CEOs and governors are celebrating because most states have adopted standards-based reform and built testing programs to assess school performance. But their apparent victory is hollow. K–12 standards, which business leaders hoped would establish what every child needs to know to become a self-supporting and informed citizen, have come to mean something quite different.
Most state standards have no empirical basis. Standards have been developed as airy visions that satisfy all factions of the professional education community. Enthusiasts for different subjects—American versus world literature, various arts, and so forth—have all found secure places for themselves.
This shift in the meaning of standards is evident in states such as Washington that endorse standards but cannot agree on how schools will be held accountable. Business leaders are discovering that the groups that developed state standards were never asked whether they could prepare most or all students to meet the standards. People who developed standards in this way are understandably skeptical about taking firm action toward failing schools or districts. Maybe the aspirations were too ambitious and should be amended or their application delayed for a generation or so. Maybe teachers need a lot more training and experience. Maybe public spending on schools should double or triple.
Business people, who think standards should be explicit about what every child must know at a certain age if he or she is to become a participant in economic life, take a harder line. By their logic, temporizing is irresponsible. If children in a school are not meeting standards, something must be done immediately. There is no time to wait until teachers and administrators "come around." Under this logic, standards are promises made by the state and the state has an obligation to provide schools that can teach students successfully.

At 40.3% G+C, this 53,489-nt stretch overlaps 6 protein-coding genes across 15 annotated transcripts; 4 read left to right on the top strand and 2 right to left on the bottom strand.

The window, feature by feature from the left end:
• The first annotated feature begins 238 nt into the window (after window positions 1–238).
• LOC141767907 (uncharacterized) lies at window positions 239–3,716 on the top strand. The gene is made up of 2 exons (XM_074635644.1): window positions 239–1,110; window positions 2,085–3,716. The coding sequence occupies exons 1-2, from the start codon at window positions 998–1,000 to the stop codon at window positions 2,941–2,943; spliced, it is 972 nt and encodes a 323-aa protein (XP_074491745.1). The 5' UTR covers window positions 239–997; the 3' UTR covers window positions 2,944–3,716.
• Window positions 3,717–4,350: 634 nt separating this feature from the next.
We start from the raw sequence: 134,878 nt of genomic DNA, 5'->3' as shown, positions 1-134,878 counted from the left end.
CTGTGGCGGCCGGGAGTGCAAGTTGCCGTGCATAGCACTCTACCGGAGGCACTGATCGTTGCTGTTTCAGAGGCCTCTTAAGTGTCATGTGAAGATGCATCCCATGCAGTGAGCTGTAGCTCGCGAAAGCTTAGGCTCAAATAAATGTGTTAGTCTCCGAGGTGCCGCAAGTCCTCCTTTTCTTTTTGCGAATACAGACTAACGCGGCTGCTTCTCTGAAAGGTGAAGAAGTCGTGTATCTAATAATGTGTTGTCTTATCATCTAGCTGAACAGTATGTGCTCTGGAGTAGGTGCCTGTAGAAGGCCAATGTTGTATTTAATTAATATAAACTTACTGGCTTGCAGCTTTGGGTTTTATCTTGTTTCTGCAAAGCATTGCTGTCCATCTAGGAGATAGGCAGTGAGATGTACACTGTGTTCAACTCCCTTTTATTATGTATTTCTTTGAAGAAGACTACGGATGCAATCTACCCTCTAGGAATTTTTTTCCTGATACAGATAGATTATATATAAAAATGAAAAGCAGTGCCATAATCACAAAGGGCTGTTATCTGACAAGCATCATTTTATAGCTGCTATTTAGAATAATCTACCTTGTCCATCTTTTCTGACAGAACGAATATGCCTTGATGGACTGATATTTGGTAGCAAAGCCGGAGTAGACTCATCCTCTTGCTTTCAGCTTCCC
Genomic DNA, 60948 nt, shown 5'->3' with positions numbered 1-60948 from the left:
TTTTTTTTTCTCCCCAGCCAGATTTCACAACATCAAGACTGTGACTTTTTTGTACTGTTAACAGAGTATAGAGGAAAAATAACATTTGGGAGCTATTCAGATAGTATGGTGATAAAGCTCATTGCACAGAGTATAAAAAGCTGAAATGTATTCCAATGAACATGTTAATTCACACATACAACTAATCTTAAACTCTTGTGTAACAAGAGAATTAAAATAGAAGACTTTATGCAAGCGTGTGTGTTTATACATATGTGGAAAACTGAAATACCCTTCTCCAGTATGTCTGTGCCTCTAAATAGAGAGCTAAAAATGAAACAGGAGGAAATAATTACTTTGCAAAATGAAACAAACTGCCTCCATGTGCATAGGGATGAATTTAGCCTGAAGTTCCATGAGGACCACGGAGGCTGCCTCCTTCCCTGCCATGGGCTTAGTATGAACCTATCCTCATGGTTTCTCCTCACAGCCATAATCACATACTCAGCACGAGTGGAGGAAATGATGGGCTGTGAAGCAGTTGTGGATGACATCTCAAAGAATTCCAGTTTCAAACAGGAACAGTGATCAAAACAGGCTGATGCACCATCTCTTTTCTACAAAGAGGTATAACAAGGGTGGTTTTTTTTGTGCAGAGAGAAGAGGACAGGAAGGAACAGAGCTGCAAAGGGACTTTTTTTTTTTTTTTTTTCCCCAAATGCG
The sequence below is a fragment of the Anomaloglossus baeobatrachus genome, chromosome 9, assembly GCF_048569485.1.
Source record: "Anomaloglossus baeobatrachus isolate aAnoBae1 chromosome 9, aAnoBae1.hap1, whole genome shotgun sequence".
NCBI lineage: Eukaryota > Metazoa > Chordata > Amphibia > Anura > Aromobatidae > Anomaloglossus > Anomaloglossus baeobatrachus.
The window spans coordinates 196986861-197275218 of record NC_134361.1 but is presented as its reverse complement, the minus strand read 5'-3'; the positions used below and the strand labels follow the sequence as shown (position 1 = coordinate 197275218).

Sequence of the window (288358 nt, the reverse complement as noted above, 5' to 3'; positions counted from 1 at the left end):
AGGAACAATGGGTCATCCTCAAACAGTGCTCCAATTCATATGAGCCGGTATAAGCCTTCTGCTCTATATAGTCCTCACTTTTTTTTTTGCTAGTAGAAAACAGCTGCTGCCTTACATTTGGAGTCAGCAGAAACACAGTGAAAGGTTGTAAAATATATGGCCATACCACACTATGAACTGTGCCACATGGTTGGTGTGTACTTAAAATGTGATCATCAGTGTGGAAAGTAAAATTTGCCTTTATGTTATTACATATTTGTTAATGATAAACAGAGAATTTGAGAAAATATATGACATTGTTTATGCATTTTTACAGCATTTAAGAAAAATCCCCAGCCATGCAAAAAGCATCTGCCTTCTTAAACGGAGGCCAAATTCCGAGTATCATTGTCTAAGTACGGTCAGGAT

Business leaders need to stop congratulating themselves and start insisting that standards be built correctly. In many states, they will have to start over.
Evidence-based literacy and mathematics standards, particularly at ages nine and thirteen, could be created, but they would be more modest in scope than the airy visions endorsed by most states. It is hard to see how any state could prove that children's futures would be blighted if they did not know specific facts about history, arts, or even science at a particular age. But compared to the aspirational standards that most states have now set, those that are evidence-based would be compelling warrants for sustained and dramatic state action toward school improvement.
In the history of American public education, the standards movement might be seen as yet another loosely defined effort to stir up commitment and exhort teachers to higher performance. Or it might be seen as a turning point after which states—rather than political processes and customs—set goals for student learning. Much depends on whether business leaders and governors stop congratulating themselves and begin to look more closely at the treaties among educators that now pass as standards in most states.